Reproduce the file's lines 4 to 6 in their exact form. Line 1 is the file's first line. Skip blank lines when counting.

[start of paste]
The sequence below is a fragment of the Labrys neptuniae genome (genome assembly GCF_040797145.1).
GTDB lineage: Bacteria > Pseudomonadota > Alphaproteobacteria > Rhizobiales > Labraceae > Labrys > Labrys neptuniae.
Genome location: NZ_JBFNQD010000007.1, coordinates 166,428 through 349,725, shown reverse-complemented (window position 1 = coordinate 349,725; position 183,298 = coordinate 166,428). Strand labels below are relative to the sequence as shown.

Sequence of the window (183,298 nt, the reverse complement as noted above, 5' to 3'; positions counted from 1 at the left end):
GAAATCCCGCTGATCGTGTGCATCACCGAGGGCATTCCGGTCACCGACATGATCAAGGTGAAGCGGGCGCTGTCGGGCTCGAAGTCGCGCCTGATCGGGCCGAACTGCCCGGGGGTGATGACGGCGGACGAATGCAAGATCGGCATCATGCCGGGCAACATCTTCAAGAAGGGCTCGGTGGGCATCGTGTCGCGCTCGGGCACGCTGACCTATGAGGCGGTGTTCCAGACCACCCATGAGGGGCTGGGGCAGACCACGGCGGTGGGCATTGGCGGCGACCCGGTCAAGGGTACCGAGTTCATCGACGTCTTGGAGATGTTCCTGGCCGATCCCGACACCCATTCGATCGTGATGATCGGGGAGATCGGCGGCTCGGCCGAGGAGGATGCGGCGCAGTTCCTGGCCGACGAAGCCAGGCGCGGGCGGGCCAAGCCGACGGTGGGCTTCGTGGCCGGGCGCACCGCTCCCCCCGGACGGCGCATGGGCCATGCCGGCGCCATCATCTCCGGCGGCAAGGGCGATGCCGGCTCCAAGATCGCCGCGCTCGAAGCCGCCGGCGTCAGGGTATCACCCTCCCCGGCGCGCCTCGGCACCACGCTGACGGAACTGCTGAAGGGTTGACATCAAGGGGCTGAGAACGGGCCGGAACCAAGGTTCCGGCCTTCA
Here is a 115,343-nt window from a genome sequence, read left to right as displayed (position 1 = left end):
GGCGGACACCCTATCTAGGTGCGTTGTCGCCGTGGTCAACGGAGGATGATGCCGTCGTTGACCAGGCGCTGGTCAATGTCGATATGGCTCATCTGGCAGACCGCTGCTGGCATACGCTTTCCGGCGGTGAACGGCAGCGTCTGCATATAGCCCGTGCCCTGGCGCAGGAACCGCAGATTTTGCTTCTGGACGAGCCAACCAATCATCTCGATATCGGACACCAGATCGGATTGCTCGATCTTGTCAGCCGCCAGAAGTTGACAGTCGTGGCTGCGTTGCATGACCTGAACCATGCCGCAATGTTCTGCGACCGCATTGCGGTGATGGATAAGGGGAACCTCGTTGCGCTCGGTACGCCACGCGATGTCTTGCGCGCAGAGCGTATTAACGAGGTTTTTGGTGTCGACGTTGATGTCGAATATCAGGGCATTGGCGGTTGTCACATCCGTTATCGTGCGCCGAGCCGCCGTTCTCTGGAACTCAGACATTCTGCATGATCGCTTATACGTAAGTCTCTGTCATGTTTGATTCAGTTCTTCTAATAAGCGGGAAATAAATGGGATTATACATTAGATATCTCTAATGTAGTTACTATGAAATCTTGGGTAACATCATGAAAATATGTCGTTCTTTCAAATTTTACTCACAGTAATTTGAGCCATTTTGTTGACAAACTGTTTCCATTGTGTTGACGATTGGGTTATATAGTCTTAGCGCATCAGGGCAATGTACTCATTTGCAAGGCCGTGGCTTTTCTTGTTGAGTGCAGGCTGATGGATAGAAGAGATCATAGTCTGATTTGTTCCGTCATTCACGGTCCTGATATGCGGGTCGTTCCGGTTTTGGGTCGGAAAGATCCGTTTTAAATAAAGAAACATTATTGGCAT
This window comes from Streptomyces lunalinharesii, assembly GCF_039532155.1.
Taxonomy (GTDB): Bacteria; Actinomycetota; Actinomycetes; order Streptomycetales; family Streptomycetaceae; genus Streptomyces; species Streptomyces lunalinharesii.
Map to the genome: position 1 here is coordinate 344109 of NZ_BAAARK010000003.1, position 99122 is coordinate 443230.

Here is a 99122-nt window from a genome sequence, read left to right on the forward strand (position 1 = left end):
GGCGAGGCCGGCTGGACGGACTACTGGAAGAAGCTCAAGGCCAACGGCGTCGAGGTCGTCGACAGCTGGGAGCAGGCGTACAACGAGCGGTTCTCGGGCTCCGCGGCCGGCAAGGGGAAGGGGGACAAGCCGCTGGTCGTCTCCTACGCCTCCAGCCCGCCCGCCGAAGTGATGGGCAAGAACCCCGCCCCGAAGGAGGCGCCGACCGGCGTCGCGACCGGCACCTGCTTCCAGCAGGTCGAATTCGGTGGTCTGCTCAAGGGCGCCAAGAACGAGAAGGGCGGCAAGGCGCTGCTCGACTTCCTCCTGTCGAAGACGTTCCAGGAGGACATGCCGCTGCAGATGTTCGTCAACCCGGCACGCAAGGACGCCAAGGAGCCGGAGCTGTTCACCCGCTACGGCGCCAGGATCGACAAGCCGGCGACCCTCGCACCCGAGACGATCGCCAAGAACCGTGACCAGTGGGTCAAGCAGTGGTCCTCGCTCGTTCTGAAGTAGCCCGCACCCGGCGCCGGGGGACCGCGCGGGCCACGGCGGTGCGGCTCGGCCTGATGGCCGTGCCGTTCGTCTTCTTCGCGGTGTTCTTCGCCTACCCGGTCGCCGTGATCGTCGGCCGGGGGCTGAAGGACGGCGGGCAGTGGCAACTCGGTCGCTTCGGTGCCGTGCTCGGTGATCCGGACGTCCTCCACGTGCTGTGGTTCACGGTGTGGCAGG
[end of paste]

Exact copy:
Sequence of the window (183,298 nt, the reverse complement as noted above, 5' to 3'; positions counted from 1 at the left end):
GAAATCCCGCTGATCGTGTGCATCACCGAGGGCATTCCGGTCACCGACATGATCAAGGTGAAGCGGGCGCTGTCGGGCTCGAAGTCGCGCCTGATCGGGCCGAACTGCCCGGGGGTGATGACGGCGGACGAATGCAAGATCGGCATCATGCCGGGCAACATCTTCAAGAAGGGCTCGGTGGGCATCGTGTCGCGCTCGGGCACGCTGACCTATGAGGCGGTGTTCCAGACCACCCATGAGGGGCTGGGGCAGACCACGGCGGTGGGCATTGGCGGCGACCCGGTCAAGGGTACCGAGTTCATCGACGTCTTGGAGATGTTCCTGGCCGATCCCGACACCCATTCGATCGTGATGATCGGGGAGATCGGCGGCTCGGCCGAGGAGGATGCGGCGCAGTTCCTGGCCGACGAAGCCAGGCGCGGGCGGGCCAAGCCGACGGTGGGCTTCGTGGCCGGGCGCACCGCTCCCCCCGGACGGCGCATGGGCCATGCCGGCGCCATCATCTCCGGCGGCAAGGGCGATGCCGGCTCCAAGATCGCCGCGCTCGAAGCCGCCGGCGTCAGGGTATCACCCTCCCCGGCGCGCCTCGGCACCACGCTGACGGAACTGCTGAAGGGTTGACATCAAGGGGCTGAGAACGGGCCGGAACCAAGGTTCCGGCCTTCA
Here is a 115,343-nt window from a genome sequence, read left to right as displayed (position 1 = left end):